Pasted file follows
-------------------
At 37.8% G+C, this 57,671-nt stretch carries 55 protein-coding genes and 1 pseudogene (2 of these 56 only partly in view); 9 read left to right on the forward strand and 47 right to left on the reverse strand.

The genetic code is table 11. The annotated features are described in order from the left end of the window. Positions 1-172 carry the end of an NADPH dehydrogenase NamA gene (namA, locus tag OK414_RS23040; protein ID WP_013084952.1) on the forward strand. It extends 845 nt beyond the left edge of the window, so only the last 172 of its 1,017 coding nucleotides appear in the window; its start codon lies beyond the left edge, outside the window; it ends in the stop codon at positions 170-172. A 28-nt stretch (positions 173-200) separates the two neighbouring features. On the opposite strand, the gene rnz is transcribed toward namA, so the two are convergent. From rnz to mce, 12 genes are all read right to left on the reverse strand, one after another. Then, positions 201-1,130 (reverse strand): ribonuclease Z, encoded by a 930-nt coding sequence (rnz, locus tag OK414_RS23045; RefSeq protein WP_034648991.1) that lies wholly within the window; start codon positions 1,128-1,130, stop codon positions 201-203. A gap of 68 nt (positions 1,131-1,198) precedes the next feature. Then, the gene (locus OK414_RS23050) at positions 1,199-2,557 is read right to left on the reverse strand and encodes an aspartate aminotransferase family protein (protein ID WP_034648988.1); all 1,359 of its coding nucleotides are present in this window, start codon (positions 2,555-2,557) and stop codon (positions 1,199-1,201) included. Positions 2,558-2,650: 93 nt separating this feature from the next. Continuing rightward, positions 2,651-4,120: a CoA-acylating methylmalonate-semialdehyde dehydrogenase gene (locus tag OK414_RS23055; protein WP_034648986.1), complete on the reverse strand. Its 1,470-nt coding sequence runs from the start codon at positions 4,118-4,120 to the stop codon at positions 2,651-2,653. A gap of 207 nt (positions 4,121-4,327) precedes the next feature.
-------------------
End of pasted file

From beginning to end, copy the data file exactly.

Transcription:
At 37.8% G+C, this 57,671-nt stretch carries 55 protein-coding genes and 1 pseudogene (2 of these 56 only partly in view); 9 read left to right on the forward strand and 47 right to left on the reverse strand.

The genetic code is table 11. The annotated features are described in order from the left end of the window. Positions 1-172 carry the end of an NADPH dehydrogenase NamA gene (namA, locus tag OK414_RS23040; protein ID WP_013084952.1) on the forward strand. It extends 845 nt beyond the left edge of the window, so only the last 172 of its 1,017 coding nucleotides appear in the window; its start codon lies beyond the left edge, outside the window; it ends in the stop codon at positions 170-172. A 28-nt stretch (positions 173-200) separates the two neighbouring features. On the opposite strand, the gene rnz is transcribed toward namA, so the two are convergent. From rnz to mce, 12 genes are all read right to left on the reverse strand, one after another. Then, positions 201-1,130 (reverse strand): ribonuclease Z, encoded by a 930-nt coding sequence (rnz, locus tag OK414_RS23045; RefSeq protein WP_034648991.1) that lies wholly within the window; start codon positions 1,128-1,130, stop codon positions 201-203. A gap of 68 nt (positions 1,131-1,198) precedes the next feature. Then, the gene (locus OK414_RS23050) at positions 1,199-2,557 is read right to left on the reverse strand and encodes an aspartate aminotransferase family protein (protein ID WP_034648988.1); all 1,359 of its coding nucleotides are present in this window, start codon (positions 2,555-2,557) and stop codon (positions 1,199-1,201) included. Positions 2,558-2,650: 93 nt separating this feature from the next. Continuing rightward, positions 2,651-4,120: a CoA-acylating methylmalonate-semialdehyde dehydrogenase gene (locus tag OK414_RS23055; protein WP_034648986.1), complete on the reverse strand. Its 1,470-nt coding sequence runs from the start codon at positions 4,118-4,120 to the stop codon at positions 2,651-2,653. A gap of 207 nt (positions 4,121-4,327) precedes the next feature.